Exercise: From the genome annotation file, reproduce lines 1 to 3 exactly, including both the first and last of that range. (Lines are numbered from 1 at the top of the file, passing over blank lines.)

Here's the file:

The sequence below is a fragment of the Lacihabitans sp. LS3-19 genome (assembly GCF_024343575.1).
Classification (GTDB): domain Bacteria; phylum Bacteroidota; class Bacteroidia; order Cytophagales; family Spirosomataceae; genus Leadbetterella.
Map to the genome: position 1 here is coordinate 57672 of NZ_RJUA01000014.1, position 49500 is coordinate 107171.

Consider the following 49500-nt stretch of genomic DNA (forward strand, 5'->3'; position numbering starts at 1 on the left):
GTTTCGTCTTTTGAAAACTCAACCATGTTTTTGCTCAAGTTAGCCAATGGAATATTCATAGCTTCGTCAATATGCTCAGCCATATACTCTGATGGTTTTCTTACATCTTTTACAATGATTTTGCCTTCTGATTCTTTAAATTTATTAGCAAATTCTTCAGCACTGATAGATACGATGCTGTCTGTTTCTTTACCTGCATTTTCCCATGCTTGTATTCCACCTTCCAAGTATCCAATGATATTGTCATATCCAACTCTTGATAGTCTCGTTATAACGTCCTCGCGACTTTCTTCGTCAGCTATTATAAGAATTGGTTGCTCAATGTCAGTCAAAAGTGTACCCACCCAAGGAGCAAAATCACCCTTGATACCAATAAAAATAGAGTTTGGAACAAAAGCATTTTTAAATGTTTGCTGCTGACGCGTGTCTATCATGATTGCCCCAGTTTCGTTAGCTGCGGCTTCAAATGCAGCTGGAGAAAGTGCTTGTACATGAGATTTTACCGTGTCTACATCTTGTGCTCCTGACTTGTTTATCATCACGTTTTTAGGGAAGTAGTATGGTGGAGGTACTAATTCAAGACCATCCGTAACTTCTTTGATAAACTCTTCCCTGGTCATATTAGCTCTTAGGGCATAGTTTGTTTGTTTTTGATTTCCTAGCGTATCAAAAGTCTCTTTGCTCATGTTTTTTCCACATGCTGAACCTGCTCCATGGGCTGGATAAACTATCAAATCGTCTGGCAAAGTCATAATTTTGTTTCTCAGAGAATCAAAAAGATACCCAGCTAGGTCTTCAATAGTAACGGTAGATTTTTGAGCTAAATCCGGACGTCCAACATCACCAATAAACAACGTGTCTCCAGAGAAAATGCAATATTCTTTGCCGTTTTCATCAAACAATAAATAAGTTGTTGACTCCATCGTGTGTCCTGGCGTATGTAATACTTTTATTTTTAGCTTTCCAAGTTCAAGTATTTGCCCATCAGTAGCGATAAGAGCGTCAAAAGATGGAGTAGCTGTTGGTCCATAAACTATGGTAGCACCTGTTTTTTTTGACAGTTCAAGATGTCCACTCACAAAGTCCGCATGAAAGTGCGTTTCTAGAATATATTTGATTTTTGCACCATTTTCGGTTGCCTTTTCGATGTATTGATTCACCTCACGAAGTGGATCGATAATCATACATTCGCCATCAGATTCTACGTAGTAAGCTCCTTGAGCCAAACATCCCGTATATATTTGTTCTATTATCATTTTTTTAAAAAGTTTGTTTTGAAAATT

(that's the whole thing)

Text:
The sequence below is a fragment of the Lacihabitans sp. LS3-19 genome (assembly GCF_024343575.1).
Classification (GTDB): domain Bacteria; phylum Bacteroidota; class Bacteroidia; order Cytophagales; family Spirosomataceae; genus Leadbetterella.
Map to the genome: position 1 here is coordinate 57672 of NZ_RJUA01000014.1, position 49500 is coordinate 107171.